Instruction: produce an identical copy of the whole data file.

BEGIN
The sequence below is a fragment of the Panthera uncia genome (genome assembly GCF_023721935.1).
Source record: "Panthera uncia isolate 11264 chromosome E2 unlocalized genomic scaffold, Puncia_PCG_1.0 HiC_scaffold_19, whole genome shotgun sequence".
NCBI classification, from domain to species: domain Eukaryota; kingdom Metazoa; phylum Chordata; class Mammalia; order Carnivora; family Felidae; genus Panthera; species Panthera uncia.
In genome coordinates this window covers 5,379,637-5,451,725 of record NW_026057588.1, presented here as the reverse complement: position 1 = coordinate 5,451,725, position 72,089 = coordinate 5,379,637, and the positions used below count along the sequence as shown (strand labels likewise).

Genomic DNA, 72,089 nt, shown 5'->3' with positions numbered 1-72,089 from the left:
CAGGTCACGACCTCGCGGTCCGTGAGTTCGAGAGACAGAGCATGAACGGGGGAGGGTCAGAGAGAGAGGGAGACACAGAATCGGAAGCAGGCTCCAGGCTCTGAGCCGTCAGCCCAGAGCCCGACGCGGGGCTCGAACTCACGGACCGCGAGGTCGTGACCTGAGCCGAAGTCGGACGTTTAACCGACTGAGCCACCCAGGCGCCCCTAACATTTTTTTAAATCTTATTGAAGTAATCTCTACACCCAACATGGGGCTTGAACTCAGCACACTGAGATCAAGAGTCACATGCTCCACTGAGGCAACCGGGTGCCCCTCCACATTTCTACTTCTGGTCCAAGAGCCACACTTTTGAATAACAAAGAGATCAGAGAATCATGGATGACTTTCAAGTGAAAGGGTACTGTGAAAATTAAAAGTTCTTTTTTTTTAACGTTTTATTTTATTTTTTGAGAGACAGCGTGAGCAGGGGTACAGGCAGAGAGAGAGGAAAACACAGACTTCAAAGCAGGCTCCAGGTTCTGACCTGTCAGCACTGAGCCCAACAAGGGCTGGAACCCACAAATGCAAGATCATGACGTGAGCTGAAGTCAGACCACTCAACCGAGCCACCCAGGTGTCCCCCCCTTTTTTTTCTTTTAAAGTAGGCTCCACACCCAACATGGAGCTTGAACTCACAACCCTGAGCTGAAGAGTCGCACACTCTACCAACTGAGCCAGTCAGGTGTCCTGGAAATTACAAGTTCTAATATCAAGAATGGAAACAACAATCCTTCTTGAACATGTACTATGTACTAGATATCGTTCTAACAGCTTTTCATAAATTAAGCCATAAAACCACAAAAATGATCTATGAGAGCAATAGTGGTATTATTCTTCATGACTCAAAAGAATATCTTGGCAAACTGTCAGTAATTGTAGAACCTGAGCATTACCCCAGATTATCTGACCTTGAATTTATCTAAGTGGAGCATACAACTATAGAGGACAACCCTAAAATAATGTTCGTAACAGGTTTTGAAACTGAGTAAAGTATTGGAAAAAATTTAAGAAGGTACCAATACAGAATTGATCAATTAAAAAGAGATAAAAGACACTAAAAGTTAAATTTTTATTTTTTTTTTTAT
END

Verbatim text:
The sequence below is a fragment of the Panthera uncia genome (genome assembly GCF_023721935.1).
Source record: "Panthera uncia isolate 11264 chromosome E2 unlocalized genomic scaffold, Puncia_PCG_1.0 HiC_scaffold_19, whole genome shotgun sequence".
NCBI classification, from domain to species: domain Eukaryota; kingdom Metazoa; phylum Chordata; class Mammalia; order Carnivora; family Felidae; genus Panthera; species Panthera uncia.
In genome coordinates this window covers 5,379,637-5,451,725 of record NW_026057588.1, presented here as the reverse complement: position 1 = coordinate 5,451,725, position 72,089 = coordinate 5,379,637, and the positions used below count along the sequence as shown (strand labels likewise).

Genomic DNA, 72,089 nt, shown 5'->3' with positions numbered 1-72,089 from the left:
CAGGTCACGACCTCGCGGTCCGTGAGTTCGAGAGACAGAGCATGAACGGGGGAGGGTCAGAGAGAGAGGGAGACACAGAATCGGAAGCAGGCTCCAGGCTCTGAGCCGTCAGCCCAGAGCCCGACGCGGGGCTCGAACTCACGGACCGCGAGGTCGTGACCTGAGCCGAAGTCGGACGTTTAACCGACTGAGCCACCCAGGCGCCCCTAACATTTTTTTAAATCTTATTGAAGTAATCTCTACACCCAACATGGGGCTTGAACTCAGCACACTGAGATCAAGAGTCACATGCTCCACTGAGGCAACCGGGTGCCCCTCCACATTTCTACTTCTGGTCCAAGAGCCACACTTTTGAATAACAAAGAGATCAGAGAATCATGGATGACTTTCAAGTGAAAGGGTACTGTGAAAATTAAAAGTTCTTTTTTTTTAACGTTTTATTTTATTTTTTGAGAGACAGCGTGAGCAGGGGTACAGGCAGAGAGAGAGGAAAACACAGACTTCAAAGCAGGCTCCAGGTTCTGACCTGTCAGCACTGAGCCCAACAAGGGCTGGAACCCACAAATGCAAGATCATGACGTGAGCTGAAGTCAGACCACTCAACCGAGCCACCCAGGTGTCCCCCCCTTTTTTTTCTTTTAAAGTAGGCTCCACACCCAACATGGAGCTTGAACTCACAACCCTGAGCTGAAGAGTCGCACACTCTACCAACTGAGCCAGTCAGGTGTCCTGGAAATTACAAGTTCTAATATCAAGAATGGAAACAACAATCCTTCTTGAACATGTACTATGTACTAGATATCGTTCTAACAGCTTTTCATAAATTAAGCCATAAAACCACAAAAATGATCTATGAGAGCAATAGTGGTATTATTCTTCATGACTCAAAAGAATATCTTGGCAAACTGTCAGTAATTGTAGAACCTGAGCATTACCCCAGATTATCTGACCTTGAATTTATCTAAGTGGAGCATACAACTATAGAGGACAACCCTAAAATAATGTTCGTAACAGGTTTTGAAACTGAGTAAAGTATTGGAAAAAATTTAAGAAGGTACCAATACAGAATTGATCAATTAAAAAGAGATAAAAGACACTAAAAGTTAAATTTTTATTTTTTTTTTTAT